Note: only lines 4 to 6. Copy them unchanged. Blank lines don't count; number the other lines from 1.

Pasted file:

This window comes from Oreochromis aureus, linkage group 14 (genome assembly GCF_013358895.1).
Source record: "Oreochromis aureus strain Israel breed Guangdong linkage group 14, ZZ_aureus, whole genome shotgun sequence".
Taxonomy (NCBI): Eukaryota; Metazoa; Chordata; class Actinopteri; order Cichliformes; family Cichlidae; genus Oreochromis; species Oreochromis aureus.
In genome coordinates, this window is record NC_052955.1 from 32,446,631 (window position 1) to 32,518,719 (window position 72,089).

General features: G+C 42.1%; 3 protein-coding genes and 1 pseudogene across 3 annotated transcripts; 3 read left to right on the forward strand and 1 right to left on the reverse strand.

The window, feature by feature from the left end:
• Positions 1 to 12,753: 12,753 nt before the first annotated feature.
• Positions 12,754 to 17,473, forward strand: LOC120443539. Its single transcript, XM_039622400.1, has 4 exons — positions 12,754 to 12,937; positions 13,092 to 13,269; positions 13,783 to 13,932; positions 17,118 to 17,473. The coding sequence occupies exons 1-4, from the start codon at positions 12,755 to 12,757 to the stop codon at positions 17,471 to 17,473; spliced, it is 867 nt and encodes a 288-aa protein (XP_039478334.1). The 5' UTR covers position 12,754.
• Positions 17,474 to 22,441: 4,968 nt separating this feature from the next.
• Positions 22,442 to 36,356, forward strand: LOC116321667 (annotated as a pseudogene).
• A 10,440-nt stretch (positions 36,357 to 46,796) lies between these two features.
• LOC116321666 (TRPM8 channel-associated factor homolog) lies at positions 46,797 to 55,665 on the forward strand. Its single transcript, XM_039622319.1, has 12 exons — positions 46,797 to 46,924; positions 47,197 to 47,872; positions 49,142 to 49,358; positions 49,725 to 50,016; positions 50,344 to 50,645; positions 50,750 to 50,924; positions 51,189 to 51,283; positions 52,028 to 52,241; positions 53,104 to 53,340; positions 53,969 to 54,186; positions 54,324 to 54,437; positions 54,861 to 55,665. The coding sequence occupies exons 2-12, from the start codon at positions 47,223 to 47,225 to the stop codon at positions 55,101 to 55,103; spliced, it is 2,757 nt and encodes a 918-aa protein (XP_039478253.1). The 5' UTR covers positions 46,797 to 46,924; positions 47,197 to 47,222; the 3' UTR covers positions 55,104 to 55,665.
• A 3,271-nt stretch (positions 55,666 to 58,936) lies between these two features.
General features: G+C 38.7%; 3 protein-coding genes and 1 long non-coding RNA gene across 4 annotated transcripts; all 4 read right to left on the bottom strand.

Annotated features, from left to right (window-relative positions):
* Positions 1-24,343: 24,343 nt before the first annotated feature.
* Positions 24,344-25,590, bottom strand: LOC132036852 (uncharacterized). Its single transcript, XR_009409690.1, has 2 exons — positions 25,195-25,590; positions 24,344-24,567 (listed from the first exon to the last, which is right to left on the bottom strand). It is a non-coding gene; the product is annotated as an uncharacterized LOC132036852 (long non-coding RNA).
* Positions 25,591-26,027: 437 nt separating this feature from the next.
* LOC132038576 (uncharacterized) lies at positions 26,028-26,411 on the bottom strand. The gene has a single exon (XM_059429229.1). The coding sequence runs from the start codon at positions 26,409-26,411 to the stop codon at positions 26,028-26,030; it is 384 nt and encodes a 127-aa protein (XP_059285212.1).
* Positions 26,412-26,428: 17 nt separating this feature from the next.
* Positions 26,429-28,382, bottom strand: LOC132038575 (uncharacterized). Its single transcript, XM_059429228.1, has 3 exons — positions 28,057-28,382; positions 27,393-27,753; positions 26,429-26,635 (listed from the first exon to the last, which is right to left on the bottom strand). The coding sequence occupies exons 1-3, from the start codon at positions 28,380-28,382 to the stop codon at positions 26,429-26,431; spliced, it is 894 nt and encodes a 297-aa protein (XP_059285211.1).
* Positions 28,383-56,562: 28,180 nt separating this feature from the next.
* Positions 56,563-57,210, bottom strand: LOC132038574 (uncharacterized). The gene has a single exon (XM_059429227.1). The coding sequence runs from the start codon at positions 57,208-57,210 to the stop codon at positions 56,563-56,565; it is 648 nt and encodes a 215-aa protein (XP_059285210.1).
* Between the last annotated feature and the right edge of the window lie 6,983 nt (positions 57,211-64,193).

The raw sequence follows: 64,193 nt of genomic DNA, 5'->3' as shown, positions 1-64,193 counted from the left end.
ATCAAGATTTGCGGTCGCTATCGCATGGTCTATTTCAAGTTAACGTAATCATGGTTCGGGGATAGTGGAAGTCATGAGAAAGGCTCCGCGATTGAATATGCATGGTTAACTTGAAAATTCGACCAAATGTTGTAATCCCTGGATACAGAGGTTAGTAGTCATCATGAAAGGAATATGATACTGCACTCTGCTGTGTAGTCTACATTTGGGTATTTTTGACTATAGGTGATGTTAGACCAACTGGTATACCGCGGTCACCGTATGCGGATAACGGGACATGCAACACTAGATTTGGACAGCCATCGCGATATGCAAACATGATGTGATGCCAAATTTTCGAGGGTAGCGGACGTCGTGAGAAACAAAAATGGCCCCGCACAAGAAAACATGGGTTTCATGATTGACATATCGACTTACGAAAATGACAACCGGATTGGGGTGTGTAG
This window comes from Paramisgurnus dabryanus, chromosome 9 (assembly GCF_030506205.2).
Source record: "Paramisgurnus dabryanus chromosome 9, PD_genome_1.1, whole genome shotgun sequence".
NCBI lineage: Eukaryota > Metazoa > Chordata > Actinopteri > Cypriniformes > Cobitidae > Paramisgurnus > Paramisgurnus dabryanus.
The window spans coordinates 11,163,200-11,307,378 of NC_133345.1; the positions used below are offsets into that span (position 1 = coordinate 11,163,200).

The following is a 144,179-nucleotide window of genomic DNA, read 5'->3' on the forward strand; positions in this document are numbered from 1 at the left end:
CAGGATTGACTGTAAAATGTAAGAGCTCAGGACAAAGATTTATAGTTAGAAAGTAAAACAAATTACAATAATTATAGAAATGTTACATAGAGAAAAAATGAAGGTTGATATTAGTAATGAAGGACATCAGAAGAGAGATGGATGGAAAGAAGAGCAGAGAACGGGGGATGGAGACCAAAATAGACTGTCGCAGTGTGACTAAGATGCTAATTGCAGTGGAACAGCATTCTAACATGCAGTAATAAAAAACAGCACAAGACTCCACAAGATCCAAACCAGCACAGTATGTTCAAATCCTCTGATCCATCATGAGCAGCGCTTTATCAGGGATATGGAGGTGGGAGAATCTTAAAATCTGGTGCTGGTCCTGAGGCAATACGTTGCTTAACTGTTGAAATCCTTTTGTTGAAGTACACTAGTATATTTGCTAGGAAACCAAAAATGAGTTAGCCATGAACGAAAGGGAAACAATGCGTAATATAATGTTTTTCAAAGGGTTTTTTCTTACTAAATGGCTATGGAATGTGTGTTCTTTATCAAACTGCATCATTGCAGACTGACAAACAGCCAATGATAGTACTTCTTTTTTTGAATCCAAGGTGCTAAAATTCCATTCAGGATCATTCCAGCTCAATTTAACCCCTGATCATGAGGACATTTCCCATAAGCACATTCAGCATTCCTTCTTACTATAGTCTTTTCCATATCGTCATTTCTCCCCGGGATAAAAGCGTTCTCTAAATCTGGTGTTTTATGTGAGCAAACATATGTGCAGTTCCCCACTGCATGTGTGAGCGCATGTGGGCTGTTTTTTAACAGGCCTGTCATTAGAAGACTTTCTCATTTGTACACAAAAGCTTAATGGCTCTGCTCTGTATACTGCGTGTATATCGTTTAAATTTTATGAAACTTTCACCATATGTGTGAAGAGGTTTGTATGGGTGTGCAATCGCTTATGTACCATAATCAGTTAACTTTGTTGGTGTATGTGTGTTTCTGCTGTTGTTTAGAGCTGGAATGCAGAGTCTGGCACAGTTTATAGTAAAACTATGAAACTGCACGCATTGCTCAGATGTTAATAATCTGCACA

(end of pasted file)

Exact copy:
In genome coordinates, this window is record NC_052955.1 from 32,446,631 (window position 1) to 32,518,719 (window position 72,089).

General features: G+C 42.1%; 3 protein-coding genes and 1 pseudogene across 3 annotated transcripts; 3 read left to right on the forward strand and 1 right to left on the reverse strand.

The window, feature by feature from the left end: